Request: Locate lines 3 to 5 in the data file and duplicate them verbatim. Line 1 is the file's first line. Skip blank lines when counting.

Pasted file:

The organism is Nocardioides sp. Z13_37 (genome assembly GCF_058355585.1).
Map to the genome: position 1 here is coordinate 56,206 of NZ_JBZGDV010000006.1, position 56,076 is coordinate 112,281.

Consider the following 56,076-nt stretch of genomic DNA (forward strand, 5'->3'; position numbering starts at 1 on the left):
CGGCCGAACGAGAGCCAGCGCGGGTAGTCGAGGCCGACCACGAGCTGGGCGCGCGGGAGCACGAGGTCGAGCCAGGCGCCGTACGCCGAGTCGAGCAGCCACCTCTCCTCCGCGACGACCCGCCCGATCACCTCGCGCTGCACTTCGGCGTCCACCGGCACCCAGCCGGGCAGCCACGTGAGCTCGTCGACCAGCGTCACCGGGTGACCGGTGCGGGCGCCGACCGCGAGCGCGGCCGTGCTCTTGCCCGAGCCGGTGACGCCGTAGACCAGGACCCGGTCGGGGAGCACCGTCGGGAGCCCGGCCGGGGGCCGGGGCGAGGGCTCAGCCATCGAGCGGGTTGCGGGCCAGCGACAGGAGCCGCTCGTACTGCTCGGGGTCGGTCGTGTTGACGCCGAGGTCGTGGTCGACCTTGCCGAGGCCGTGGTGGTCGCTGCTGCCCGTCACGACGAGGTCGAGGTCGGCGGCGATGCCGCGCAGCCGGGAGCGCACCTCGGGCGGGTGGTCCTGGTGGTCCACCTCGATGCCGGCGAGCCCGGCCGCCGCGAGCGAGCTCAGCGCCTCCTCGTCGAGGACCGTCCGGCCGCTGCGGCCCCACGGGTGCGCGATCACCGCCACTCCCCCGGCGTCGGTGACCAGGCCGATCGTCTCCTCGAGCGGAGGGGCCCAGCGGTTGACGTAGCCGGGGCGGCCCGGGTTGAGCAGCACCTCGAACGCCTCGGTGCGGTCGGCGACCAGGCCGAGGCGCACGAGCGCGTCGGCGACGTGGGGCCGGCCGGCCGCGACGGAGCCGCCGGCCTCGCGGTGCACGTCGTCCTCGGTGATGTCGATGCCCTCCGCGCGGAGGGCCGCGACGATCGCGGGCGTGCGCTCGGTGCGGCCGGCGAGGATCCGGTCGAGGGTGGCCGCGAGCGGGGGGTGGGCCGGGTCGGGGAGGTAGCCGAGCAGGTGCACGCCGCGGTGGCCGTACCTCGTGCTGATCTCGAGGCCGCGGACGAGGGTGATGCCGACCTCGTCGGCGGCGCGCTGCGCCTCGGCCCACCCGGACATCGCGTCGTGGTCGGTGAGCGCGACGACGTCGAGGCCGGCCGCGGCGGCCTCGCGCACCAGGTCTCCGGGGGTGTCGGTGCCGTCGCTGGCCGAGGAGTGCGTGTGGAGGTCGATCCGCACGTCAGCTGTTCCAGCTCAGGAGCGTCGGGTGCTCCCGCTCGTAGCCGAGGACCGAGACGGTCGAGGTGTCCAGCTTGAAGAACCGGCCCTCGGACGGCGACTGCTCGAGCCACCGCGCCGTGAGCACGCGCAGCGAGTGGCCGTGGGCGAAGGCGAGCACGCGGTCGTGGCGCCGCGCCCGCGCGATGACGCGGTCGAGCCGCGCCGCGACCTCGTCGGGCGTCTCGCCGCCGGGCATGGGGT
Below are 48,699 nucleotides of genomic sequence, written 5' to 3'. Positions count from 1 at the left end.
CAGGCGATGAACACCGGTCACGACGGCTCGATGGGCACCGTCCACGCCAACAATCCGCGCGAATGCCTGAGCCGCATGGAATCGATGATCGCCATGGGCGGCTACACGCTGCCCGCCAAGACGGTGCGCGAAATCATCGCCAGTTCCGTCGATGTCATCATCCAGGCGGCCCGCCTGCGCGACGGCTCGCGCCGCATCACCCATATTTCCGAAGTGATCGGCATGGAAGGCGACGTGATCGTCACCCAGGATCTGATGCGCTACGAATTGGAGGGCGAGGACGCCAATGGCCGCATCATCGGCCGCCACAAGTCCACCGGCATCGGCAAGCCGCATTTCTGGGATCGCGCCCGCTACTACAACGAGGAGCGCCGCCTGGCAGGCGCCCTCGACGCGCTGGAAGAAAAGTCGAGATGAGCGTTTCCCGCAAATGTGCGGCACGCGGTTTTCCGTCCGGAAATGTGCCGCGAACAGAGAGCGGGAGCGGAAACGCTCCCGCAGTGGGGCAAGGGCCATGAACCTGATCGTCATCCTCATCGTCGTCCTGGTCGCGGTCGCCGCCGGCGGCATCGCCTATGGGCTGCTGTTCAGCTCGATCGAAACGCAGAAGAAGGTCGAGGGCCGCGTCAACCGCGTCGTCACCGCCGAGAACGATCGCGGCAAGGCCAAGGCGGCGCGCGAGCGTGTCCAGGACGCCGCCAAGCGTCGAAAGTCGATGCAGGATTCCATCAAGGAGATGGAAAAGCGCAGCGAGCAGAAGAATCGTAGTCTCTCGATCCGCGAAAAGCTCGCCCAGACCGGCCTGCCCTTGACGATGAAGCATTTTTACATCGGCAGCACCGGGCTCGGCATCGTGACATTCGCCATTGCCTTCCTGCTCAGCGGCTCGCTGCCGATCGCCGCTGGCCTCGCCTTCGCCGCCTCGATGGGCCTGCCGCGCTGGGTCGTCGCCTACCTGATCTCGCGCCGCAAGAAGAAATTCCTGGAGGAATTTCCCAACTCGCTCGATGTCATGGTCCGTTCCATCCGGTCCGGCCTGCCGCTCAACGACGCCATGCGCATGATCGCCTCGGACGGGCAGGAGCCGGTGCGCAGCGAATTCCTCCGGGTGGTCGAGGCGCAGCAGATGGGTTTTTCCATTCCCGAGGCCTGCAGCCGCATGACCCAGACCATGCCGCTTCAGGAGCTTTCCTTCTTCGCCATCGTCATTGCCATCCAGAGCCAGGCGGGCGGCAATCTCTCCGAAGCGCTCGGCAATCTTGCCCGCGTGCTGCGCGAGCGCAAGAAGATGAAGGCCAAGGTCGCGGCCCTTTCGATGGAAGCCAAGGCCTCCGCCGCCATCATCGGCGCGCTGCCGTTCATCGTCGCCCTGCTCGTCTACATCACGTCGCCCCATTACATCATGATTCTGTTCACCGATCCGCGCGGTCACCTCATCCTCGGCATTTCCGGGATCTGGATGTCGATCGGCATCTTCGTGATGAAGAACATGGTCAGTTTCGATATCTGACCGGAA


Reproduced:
Consider the following 56,076-nt stretch of genomic DNA (forward strand, 5'->3'; position numbering starts at 1 on the left):
CGGCCGAACGAGAGCCAGCGCGGGTAGTCGAGGCCGACCACGAGCTGGGCGCGCGGGAGCACGAGGTCGAGCCAGGCGCCGTACGCCGAGTCGAGCAGCCACCTCTCCTCCGCGACGACCCGCCCGATCACCTCGCGCTGCACTTCGGCGTCCACCGGCACCCAGCCGGGCAGCCACGTGAGCTCGTCGACCAGCGTCACCGGGTGACCGGTGCGGGCGCCGACCGCGAGCGCGGCCGTGCTCTTGCCCGAGCCGGTGACGCCGTAGACCAGGACCCGGTCGGGGAGCACCGTCGGGAGCCCGGCCGGGGGCCGGGGCGAGGGCTCAGCCATCGAGCGGGTTGCGGGCCAGCGACAGGAGCCGCTCGTACTGCTCGGGGTCGGTCGTGTTGACGCCGAGGTCGTGGTCGACCTTGCCGAGGCCGTGGTGGTCGCTGCTGCCCGTCACGACGAGGTCGAGGTCGGCGGCGATGCCGCGCAGCCGGGAGCGCACCTCGGGCGGGTGGTCCTGGTGGTCCACCTCGATGCCGGCGAGCCCGGCCGCCGCGAGCGAGCTCAGCGCCTCCTCGTCGAGGACCGTCCGGCCGCTGCGGCCCCACGGGTGCGCGATCACCGCCACTCCCCCGGCGTCGGTGACCAGGCCGATCGTCTCCTCGAGCGGAGGGGCCCAGCGGTTGACGTAGCCGGGGCGGCCCGGGTTGAGCAGCACCTCGAACGCCTCGGTGCGGTCGGCGACCAGGCCGAGGCGCACGAGCGCGTCGGCGACGTGGGGCCGGCCGGCCGCGACGGAGCCGCCGGCCTCGCGGTGCACGTCGTCCTCGGTGATGTCGATGCCCTCCGCGCGGAGGGCCGCGACGATCGCGGGCGTGCGCTCGGTGCGGCCGGCGAGGATCCGGTCGAGGGTGGCCGCGAGCGGGGGGTGGGCCGGGTCGGGGAGGTAGCCGAGCAGGTGCACGCCGCGGTGGCCGTACCTCGTGCTGATCTCGAGGCCGCGGACGAGGGTGATGCCGACCTCGTCGGCGGCGCGCTGCGCCTCGGCCCACCCGGACATCGCGTCGTGGTCGGTGAGCGCGACGACGTCGAGGCCGGCCGCGGCGGCCTCGCGCACCAGGTCTCCGGGGGTGTCGGTGCCGTCGCTGGCCGAGGAGTGCGTGTGGAGGTCGATCCGCACGTCAGCTGTTCCAGCTCAGGAGCGTCGGGTGCTCCCGCTCGTAGCCGAGGACCGAGACGGTCGAGGTGTCCAGCTTGAAGAACCGGCCCTCGGACGGCGACTGCTCGAGCCACCGCGCCGTGAGCACGCGCAGCGAGTGGCCGTGGGCGAAGGCGAGCACGCGGTCGTGGCGCCGCGCCCGCGCGATGACGCGGTCGAGCCGCGCCGCGACCTCGTCGGGCGTCTCGCCGCCGGGCATGGGGT
Below are 48,699 nucleotides of genomic sequence, written 5' to 3'. Positions count from 1 at the left end.